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Japanese submarine conducts first drills in South China Sea

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TOKYO — A Japanese submarine joined a naval drill in the South China Sea for the first time, the Ministry of Defence said on Monday, in an escalation of Japanese activity in the disputed waterway claimed by China and others.

The Maritime Self Defense Force submarine Kuroshio conducted a naval exercise on Thursday with other Japanese warships in the South China Sea, including the Kaga helicopter carrier, which is on a two-month tour of Southeast Asia and the Indian Ocean, a Ministry of Defence spokesman said.

She said it was the first time a Japanese submarine had conducted drills there, confirming an earlier report in the Asahi newspaper.

The exercise, which involved the submarine trying to evade detection, was conducted away from island bases constructed by China to push its claims in the strategic sea. However, it could still anger Beijing because submarines represent a greater potential menace to shipping than surface vessels.

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It came after a British Royal Navy amphibious assault ship, HMS Albion, sailed close to islands claimed by China in the South China Sea late last month to exercise ‘freedom of navigation’ rights.

Britain’s first such operation prompted a strong protest from China, which sent aircraft and a naval vessel to meet the British ship.

The US Navy has conducted similar operations in the South China Sea. Washington has said it would like to see more countries challenge Beijing in the South China Sea, through which some $3 trillion of shipborne trade passes each year.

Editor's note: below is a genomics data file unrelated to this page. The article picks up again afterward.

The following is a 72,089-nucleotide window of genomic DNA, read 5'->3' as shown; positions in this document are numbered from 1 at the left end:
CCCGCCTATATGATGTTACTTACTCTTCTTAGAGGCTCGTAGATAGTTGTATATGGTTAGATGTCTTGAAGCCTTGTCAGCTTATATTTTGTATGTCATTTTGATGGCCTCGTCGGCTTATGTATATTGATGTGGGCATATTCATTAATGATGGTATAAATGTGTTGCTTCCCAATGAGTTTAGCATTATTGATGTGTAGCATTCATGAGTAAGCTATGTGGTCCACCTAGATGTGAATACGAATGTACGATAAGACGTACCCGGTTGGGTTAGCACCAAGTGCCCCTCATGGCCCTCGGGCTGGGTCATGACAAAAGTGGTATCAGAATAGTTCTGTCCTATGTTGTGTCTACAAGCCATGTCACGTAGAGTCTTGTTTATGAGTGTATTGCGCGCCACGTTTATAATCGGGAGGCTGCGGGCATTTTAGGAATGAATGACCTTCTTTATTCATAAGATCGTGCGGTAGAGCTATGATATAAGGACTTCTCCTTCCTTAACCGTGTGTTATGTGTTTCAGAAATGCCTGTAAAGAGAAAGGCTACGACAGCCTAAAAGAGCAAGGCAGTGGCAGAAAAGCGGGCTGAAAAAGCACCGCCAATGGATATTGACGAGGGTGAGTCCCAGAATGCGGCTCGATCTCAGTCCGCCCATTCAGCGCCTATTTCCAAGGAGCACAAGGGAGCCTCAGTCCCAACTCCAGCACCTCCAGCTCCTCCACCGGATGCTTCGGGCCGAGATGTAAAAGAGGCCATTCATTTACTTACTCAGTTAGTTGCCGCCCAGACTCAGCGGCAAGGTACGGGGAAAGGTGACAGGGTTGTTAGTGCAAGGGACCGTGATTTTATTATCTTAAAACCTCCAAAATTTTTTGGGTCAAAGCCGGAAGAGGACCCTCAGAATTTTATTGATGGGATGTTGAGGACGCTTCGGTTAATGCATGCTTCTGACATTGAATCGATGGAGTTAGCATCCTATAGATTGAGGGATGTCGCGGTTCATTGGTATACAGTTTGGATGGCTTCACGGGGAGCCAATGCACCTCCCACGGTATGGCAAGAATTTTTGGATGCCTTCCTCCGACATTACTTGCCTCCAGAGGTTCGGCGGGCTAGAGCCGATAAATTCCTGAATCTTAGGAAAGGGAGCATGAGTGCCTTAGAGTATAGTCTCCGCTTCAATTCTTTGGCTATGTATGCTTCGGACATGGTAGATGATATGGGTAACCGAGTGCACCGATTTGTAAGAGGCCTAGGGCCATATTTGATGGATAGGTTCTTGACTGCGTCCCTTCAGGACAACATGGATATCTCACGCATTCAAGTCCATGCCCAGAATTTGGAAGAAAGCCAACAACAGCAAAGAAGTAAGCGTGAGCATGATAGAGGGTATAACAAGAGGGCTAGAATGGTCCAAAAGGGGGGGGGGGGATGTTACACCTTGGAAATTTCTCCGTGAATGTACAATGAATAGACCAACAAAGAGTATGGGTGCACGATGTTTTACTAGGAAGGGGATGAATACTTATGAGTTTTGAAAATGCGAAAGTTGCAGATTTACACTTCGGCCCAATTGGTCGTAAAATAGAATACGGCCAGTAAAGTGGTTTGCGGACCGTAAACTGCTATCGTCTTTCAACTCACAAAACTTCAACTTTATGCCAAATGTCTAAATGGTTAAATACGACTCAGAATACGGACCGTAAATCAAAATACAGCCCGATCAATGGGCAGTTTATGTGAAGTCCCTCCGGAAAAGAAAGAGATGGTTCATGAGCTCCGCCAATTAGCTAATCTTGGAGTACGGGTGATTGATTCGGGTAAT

Foreign aircraft and vessels in the region are routinely challenged by Chinese naval ships and monitoring stations on the fortified islands, sources have said previously. Beijing insists its intentions in the South China Sea are peaceful.

Brunei, Malaysia, the Philippines, Taiwan and Vietnam also have territorial claims in the area.

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Russian rocket fails in the mid air, crew lands safely

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COSMODROME—Booster rocket carrying a Soyuz spacecraft with a Russian and US astronaut on board headed for the International Space Station failed in mid-air on Thursday, forcing the crew to make an emergency landing.

U.S. astronaut Nick Hague and Russian cosmonaut Alexei Ovchinin landed safely without any harm.

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Russian Deputy Prime Minister Yuri Borisov, quoted by Interfax, said the problem occurred when the first and second stages of the booster rocket were in the process of separating.

The rocket was launched from the Soviet-era cosmodrome in Baikonur, Kazakhstan. A Reuters reporter who observed the launch from around 1 km away said that it had gone smoothly in its initial stage.

“Search and rescue teams are in the air and heading towards the expected touchdown location for the Soyuz spacecraft returning to Earth carrying two crew members,” NASA said in a statement.

 

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